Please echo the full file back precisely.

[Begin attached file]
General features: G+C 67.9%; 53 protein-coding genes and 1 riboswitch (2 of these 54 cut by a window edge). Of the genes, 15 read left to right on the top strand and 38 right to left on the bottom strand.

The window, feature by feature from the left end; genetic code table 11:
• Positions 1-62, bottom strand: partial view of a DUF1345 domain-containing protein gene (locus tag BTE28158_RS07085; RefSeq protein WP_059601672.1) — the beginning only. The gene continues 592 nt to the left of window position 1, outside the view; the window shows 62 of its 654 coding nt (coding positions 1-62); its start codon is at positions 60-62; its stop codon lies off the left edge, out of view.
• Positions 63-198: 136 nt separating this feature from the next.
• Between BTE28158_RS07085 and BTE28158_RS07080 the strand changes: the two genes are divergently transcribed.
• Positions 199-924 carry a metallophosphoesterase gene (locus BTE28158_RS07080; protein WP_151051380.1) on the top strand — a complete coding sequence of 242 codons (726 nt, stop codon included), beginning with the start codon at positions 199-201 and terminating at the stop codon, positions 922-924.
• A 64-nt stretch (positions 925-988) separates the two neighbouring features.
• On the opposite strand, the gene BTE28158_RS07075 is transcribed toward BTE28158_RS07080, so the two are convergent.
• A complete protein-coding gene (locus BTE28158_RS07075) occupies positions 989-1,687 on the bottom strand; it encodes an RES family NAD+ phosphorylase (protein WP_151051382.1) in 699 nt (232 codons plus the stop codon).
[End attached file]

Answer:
General features: G+C 67.9%; 53 protein-coding genes and 1 riboswitch (2 of these 54 cut by a window edge). Of the genes, 15 read left to right on the top strand and 38 right to left on the bottom strand.

The window, feature by feature from the left end; genetic code table 11:
• Positions 1-62, bottom strand: partial view of a DUF1345 domain-containing protein gene (locus tag BTE28158_RS07085; RefSeq protein WP_059601672.1) — the beginning only. The gene continues 592 nt to the left of window position 1, outside the view; the window shows 62 of its 654 coding nt (coding positions 1-62); its start codon is at positions 60-62; its stop codon lies off the left edge, out of view.
• Positions 63-198: 136 nt separating this feature from the next.
• Between BTE28158_RS07085 and BTE28158_RS07080 the strand changes: the two genes are divergently transcribed.
• Positions 199-924 carry a metallophosphoesterase gene (locus BTE28158_RS07080; protein WP_151051380.1) on the top strand — a complete coding sequence of 242 codons (726 nt, stop codon included), beginning with the start codon at positions 199-201 and terminating at the stop codon, positions 922-924.
• A 64-nt stretch (positions 925-988) separates the two neighbouring features.
• On the opposite strand, the gene BTE28158_RS07075 is transcribed toward BTE28158_RS07080, so the two are convergent.
• A complete protein-coding gene (locus BTE28158_RS07075) occupies positions 989-1,687 on the bottom strand; it encodes an RES family NAD+ phosphorylase (protein WP_151051382.1) in 699 nt (232 codons plus the stop codon).